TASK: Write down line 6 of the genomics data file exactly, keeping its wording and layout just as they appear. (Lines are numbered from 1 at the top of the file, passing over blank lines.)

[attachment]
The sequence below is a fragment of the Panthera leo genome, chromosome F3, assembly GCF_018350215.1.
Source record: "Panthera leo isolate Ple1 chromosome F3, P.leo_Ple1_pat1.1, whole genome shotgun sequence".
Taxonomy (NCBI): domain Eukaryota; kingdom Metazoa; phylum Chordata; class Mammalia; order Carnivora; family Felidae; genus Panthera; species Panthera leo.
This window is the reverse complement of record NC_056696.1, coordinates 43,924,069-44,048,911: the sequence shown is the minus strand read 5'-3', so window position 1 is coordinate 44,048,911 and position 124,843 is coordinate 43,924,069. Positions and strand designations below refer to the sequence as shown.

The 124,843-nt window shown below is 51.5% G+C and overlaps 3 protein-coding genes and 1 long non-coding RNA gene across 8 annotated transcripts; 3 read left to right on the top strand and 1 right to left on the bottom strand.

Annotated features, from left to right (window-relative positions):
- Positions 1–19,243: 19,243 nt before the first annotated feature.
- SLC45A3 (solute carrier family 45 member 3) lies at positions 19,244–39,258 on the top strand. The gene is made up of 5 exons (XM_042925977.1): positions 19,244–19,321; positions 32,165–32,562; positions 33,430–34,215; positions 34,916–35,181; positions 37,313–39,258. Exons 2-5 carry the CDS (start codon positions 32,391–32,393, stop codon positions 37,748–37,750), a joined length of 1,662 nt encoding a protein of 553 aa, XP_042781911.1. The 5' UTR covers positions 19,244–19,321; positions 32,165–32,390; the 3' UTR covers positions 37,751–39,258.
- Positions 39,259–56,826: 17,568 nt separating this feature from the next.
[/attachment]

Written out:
Annotated features, from left to right (window-relative positions):